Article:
The second imperative, based upon doctrinal underpinnings in JP 3-08, Interorganizational Coordination During Joint Operations, is to produce a fusion of actions within the combined efforts of military and non-military organizations. Again, the whole-of-society concept would benefit, this time by enabling this fusion of military and non-military organizations to occur. It is critical that the total approach fuse tactical successes to the strategic objectives within the same context which gave birth to the hybrid threat forces. Therefore, it is imperative that military forces possess a situational understanding of the area of operations and link tactical actions to the operational objectives. For example, multiple missions and tasks will be required to support the combined humanitarian effort. Military commanders and their staffs must “fuse” with non-military organizations and understand the “big picture” of how they fit into the overall plan. 20
The third imperative is understanding that HW is a relationally complex, and at times, chaotic situation. In HW, military commanders must probe for information and use emergent practices to gain and maintain the initiative over hostile forces. 21 Especially for Army commanders, the exercise of mission command is paramount, as prescriptive or uniform measures are too rigid and binding. Most information on the enemy and environment may come from the “bottom up,” so the use of disciplined initiative empowers leaders to discover unexpected opportunities and threats. 22
U.S. Military Proactive Approaches to Humanitarian Operations in Hybrid Warfare
With faster deployment timelines and more integrative requirements to be part of a whole-of-society approach, the U.S. military must have an expeditionary mindset and capabilities unequaled in previous conflicts. JP 3-29, Foreign Humanitarian Assistance, 03 January 2014, discusses “Complex Emergencies.” 23 The United Nations (UN) defines a “complex emergency” as “a humanitarian crisis in a country, region, or society where there is a total or considerable breakdown of authority resulting from internal or external conflict and which requires and international response that goes beyond the mandate or capacity of any single agency and/or the ongoing UN country program.” 24 JP 3-29 uses the UN’s definition “complex emergency” in describing actions that might be necessary in HW for all the military services, but only in general tasks and terms. The requirement to integrate into a whole-of-society approach during HW means significantly more pre-planning and coordination in order to respond effectively and efficiently. 25
During HW, multiple players and numerous belligerent groups are operating within the area of operations, including those embedded within the population, even at times using them as human shields. Conducting humanitarian operations in a hybrid war often occurs within a chaotic and dangerous environment. To actively pursue operations to relieve widespread suffering and end atrocities, a robust and capable multi-national military force must provide a safe environment for the overall plan to be successful.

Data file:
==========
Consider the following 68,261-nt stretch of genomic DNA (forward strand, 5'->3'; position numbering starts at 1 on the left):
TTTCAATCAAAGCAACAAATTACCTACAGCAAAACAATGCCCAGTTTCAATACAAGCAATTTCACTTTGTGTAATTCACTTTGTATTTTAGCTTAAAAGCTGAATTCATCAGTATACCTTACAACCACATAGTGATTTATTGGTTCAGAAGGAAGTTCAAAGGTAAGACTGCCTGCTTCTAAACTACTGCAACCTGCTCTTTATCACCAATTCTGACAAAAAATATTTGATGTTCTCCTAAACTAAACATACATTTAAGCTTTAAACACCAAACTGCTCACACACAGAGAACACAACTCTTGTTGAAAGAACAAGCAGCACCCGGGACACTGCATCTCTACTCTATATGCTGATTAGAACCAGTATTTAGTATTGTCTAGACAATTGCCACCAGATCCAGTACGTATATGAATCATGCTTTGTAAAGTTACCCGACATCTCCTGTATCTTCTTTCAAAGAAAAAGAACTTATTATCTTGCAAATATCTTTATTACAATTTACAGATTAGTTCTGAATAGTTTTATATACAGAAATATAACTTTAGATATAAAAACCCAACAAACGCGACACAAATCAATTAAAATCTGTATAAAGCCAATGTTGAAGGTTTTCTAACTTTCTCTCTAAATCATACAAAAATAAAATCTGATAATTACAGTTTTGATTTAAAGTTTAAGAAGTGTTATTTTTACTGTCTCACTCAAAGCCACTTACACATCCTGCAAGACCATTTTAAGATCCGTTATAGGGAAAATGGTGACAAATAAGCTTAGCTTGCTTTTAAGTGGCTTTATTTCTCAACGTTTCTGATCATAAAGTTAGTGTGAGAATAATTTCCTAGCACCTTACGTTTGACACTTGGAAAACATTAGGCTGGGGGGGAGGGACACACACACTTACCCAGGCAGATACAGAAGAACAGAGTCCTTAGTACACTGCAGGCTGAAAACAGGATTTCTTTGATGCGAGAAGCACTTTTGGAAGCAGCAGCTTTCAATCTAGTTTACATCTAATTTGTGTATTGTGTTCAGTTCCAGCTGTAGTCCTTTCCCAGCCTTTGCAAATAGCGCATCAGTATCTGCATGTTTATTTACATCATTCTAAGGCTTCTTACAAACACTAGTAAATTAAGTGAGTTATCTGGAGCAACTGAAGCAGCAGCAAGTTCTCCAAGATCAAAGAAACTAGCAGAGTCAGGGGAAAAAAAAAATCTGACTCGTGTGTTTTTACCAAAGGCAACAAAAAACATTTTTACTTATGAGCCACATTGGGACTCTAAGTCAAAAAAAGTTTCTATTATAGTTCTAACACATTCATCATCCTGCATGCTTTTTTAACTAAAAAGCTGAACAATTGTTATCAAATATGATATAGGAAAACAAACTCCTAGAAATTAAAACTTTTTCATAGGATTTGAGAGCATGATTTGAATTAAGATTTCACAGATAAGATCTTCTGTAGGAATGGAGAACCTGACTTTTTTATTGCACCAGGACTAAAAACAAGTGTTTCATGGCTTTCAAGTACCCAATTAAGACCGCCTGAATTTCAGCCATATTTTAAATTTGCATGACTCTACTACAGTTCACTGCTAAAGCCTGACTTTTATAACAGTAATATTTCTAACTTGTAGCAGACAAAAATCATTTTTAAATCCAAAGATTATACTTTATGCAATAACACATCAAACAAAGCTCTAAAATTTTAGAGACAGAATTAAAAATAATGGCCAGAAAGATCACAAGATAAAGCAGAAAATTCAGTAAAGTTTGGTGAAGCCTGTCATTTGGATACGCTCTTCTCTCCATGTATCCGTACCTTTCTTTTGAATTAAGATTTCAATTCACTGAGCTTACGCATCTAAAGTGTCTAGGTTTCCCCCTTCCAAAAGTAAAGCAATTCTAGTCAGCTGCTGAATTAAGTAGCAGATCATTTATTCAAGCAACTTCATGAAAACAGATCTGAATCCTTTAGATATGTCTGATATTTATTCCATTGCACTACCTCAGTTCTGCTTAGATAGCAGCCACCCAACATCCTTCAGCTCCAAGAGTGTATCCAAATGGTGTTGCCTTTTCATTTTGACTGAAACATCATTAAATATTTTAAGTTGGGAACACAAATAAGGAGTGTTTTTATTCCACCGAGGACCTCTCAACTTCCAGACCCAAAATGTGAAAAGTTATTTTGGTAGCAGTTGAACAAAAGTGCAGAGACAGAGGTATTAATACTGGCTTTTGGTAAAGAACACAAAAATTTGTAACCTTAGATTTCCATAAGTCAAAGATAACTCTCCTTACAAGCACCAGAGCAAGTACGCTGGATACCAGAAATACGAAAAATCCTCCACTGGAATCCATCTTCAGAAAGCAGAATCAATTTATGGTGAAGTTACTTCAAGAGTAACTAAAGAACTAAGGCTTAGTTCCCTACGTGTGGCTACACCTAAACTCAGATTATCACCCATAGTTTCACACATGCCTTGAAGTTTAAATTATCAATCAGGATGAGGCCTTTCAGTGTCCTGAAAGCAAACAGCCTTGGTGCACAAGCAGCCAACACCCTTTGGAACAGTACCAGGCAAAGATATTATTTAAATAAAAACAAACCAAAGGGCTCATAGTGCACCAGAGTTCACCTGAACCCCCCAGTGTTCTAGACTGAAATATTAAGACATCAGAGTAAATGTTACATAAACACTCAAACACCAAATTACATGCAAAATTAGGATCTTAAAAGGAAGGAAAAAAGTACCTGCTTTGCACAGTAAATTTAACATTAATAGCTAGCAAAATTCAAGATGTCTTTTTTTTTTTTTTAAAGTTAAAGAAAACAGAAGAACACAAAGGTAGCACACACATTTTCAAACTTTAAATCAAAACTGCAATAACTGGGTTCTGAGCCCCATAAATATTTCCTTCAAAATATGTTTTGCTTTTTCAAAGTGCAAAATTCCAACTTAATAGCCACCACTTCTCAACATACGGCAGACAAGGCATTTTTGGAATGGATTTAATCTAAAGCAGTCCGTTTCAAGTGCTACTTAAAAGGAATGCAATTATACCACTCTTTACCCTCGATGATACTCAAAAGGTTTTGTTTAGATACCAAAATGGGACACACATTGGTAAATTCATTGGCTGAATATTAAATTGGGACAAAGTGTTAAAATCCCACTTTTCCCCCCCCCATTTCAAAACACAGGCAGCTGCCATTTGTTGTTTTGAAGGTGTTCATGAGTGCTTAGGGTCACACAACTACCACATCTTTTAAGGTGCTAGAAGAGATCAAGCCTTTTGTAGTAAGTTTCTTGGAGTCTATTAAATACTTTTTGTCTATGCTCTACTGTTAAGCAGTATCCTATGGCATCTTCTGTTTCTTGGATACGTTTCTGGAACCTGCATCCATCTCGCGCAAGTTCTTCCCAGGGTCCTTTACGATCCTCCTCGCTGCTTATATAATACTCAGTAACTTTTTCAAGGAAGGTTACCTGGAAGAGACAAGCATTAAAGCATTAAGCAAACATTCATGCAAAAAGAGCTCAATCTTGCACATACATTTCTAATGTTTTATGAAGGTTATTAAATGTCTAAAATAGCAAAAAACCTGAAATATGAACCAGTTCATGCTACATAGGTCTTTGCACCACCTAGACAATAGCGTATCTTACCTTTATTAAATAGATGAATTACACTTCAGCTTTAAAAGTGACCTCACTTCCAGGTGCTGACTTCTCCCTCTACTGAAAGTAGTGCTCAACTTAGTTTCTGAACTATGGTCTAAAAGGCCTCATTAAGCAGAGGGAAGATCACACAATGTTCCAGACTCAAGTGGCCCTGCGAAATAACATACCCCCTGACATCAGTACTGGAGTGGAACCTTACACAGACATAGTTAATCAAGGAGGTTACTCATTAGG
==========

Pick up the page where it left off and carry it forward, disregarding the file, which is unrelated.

If the U.S. military commits to undertake a substantial humanitarian intervention, it must be part of a broader multi-national campaign to first eliminate the threat. This would require the new NSC and the whole-of-society approach to collaborate and fuse with our multi-national partners for the intended outcomes. This would also involve the U.S. military to do the same amongst partner militaries for operational and tactical operations. Although this collaboration would add to the complexity of planning and execution, the fusion would significantly enhance the overall capabilities and political support of the force. 26
The military approach must be integrative and multi-dimensional within the overall plan. Neither a singular approach using airstrikes, nor a one-time desperate attempt to push or parachute limited relief supplies into an area, will suffice. Even if successful, the relief ends up being short term and possibly counterproductive, enabling the belligerents to pilfer the supplies and sell them on the black market. Over the last several months we have seen unsuccessful humanitarian attempts like this in Syria, such as the February 2016 Munich Security Conference to temporarily halt the fighting in Syria to get relief supplies to staving communities. In hybrid war, political negotiations to stop the fighting seem improbable at best. Much more likely is for the belligerents to use the negotiations to buy time to make their own gains without threat of a foreign intervention. For example, at the same time as the Munich Security Conference was occurring, tens of thousands of Syrians were being driven from their homeland by Syrian government and terrorist forces. 27